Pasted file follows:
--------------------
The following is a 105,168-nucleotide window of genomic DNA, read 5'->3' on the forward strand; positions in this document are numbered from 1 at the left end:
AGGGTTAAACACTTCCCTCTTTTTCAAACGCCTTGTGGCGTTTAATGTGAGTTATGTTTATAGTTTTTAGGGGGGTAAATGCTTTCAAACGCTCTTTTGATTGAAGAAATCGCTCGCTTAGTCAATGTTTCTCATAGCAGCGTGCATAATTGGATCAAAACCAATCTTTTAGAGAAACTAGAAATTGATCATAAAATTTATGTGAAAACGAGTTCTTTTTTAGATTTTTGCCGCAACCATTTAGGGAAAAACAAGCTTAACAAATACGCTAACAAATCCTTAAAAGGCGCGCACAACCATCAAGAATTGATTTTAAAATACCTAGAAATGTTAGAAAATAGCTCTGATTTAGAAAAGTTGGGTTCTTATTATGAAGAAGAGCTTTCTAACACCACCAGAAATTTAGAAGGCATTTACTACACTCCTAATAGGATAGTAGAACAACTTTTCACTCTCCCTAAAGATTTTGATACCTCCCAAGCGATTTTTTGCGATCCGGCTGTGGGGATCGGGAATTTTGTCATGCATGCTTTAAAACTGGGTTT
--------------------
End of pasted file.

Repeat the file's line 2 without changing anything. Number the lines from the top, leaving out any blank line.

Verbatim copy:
AGGGTTAAACACTTCCCTCTTTTTCAAACGCCTTGTGGCGTTTAATGTGAGTTATGTTTATAGTTTTTAGGGGGGTAAATGCTTTCAAACGCTCTTTTGATTGAAGAAATCGCTCGCTTAGTCAATGTTTCTCATAGCAGCGTGCATAATTGGATCAAAACCAATCTTTTAGAGAAACTAGAAATTGATCATAAAATTTATGTGAAAACGAGTTCTTTTTTAGATTTTTGCCGCAACCATTTAGGGAAAAACAAGCTTAACAAATACGCTAACAAATCCTTAAAAGGCGCGCACAACCATCAAGAATTGATTTTAAAATACCTAGAAATGTTAGAAAATAGCTCTGATTTAGAAAAGTTGGGTTCTTATTATGAAGAAGAGCTTTCTAACACCACCAGAAATTTAGAAGGCATTTACTACACTCCTAATAGGATAGTAGAACAACTTTTCACTCTCCCTAAAGATTTTGATACCTCCCAAGCGATTTTTTGCGATCCGGCTGTGGGGATCGGGAATTTTGTCATGCATGCTTTAAAACTGGGTTT